The projects, all recommended in the 2017 State Water Plan, include water line replacements, well fields, seawater desalination, capacity expansions, and reservoir planning. More than $13 million was approved for conservation and rural projects.

“Combined with the previous two cycles of SWIFT, we have now approved more than $450 million in conservation and reuse projects,” said TWDB Board member Kathleen Jackson. “We’ve also been able to dedicate more than $28 million to agricultural and rural projects.”

SWIFT was established by the Texas Legislature and voters in 2013 to fund projects in the state water plan. SWIFT was created through the transfer of a one-time, $2 billion appropriation from the state’s Rainy Day Fund. The $2 billion will be leveraged with revenue bonds over the next 50 years to finance approximately $27 billion in water supply projects.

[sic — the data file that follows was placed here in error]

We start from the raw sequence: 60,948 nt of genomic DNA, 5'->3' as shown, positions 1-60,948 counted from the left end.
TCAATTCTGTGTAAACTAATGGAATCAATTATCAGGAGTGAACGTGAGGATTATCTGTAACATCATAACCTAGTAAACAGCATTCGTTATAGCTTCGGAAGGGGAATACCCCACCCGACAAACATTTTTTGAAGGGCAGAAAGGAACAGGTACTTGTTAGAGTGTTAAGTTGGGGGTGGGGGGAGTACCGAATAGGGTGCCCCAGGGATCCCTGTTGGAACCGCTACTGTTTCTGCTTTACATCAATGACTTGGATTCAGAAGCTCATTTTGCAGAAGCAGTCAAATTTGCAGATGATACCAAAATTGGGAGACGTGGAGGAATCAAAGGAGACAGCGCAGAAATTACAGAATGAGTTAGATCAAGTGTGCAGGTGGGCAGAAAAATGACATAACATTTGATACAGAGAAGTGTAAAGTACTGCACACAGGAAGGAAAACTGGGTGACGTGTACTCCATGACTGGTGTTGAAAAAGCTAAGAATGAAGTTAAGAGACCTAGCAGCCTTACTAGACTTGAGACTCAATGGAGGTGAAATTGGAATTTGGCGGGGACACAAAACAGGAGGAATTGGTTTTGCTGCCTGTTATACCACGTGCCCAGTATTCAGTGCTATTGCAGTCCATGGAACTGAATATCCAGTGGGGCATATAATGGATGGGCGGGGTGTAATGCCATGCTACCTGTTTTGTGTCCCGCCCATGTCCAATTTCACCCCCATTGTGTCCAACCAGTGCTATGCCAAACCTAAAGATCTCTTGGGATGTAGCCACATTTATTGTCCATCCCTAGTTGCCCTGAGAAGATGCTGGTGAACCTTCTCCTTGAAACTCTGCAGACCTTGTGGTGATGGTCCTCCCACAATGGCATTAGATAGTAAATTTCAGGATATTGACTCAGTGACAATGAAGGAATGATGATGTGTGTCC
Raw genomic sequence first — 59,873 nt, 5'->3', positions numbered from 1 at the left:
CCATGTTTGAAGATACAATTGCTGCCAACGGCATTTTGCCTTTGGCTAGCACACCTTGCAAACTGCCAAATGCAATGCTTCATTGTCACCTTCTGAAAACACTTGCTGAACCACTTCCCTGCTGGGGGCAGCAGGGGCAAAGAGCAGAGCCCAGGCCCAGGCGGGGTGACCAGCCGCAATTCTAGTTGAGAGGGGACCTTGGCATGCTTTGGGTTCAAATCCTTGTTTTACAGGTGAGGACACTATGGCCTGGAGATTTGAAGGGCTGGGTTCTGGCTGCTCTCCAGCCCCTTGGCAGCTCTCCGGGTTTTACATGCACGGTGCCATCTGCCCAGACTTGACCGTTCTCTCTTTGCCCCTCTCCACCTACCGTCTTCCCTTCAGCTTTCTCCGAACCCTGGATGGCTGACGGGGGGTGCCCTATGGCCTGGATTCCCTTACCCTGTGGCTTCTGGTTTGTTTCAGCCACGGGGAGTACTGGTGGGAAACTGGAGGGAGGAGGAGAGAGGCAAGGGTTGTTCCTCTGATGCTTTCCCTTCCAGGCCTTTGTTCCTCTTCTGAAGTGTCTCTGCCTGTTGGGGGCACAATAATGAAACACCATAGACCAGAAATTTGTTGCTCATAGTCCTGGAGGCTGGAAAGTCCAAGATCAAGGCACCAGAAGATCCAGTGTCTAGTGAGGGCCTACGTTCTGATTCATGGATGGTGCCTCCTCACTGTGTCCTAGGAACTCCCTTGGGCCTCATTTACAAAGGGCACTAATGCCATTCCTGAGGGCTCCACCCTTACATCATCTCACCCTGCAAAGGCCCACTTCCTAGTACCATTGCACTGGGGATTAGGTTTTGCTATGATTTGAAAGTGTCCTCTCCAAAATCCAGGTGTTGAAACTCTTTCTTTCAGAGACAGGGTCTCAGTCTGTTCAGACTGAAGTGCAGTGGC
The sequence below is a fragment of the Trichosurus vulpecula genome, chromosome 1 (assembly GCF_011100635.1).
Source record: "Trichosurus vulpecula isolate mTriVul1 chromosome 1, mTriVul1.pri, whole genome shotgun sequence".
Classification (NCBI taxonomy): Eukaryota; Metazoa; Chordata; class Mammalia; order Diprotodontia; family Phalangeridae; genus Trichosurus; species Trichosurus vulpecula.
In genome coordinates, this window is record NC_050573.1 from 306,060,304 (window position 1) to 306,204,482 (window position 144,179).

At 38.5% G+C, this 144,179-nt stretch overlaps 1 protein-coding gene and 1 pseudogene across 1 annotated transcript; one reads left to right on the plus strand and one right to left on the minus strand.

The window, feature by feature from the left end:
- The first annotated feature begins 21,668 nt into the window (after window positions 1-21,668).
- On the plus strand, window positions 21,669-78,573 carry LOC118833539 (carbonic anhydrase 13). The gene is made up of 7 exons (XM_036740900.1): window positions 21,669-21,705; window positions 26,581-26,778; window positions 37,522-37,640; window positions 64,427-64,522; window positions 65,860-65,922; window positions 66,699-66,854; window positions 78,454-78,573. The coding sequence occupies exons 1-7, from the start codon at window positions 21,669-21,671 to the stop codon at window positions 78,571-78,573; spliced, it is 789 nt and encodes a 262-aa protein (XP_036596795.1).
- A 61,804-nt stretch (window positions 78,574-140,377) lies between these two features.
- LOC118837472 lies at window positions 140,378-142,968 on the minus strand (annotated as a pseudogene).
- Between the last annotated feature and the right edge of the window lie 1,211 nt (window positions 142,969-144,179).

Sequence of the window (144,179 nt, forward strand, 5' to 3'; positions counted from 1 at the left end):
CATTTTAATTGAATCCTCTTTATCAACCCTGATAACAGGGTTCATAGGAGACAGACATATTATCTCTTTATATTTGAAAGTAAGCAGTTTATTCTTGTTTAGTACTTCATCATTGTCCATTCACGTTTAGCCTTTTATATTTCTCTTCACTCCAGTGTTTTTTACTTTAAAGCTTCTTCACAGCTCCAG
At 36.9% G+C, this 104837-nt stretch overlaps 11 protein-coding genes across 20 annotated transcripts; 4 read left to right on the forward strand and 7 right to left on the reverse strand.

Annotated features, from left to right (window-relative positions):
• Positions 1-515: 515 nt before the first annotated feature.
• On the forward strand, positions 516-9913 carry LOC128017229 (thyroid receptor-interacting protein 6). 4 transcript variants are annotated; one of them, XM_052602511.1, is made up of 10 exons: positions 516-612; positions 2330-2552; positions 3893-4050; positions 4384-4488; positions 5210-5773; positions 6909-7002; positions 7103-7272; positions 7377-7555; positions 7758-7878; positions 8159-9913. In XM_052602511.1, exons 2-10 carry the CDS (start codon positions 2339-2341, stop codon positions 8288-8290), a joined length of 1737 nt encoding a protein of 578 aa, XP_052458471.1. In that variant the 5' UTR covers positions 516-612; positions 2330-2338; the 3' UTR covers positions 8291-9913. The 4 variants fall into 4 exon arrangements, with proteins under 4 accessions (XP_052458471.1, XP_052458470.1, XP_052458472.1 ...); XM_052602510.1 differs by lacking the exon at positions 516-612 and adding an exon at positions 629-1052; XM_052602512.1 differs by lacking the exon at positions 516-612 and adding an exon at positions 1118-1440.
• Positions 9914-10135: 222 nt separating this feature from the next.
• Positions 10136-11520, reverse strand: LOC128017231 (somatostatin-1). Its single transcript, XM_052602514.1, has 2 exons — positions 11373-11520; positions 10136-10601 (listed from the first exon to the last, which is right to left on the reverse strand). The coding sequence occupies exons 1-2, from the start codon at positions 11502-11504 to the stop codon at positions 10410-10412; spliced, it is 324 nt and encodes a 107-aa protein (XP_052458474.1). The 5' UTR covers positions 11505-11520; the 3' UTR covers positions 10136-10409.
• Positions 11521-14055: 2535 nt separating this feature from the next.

“The SWIFT program’s low-cost loans incentivize communities around the state to participate in creating the State Water Plan and encourage stakeholders to expeditiously develop the water infrastructure our state needs,” said TWDB Board member Peter Lake. “Committing $5.6 billion in the first three years of SWIFT is a tremendous start, and the Board will continue to actively manage the program to ensure it fulfills its long-term goal of providing water for all Texans.”

Projects selected today for 2017 SWIFT financial assistance are the following:

  • $1,350,000 to the City of Azle (Parker and Tarrant counties) for water system improvements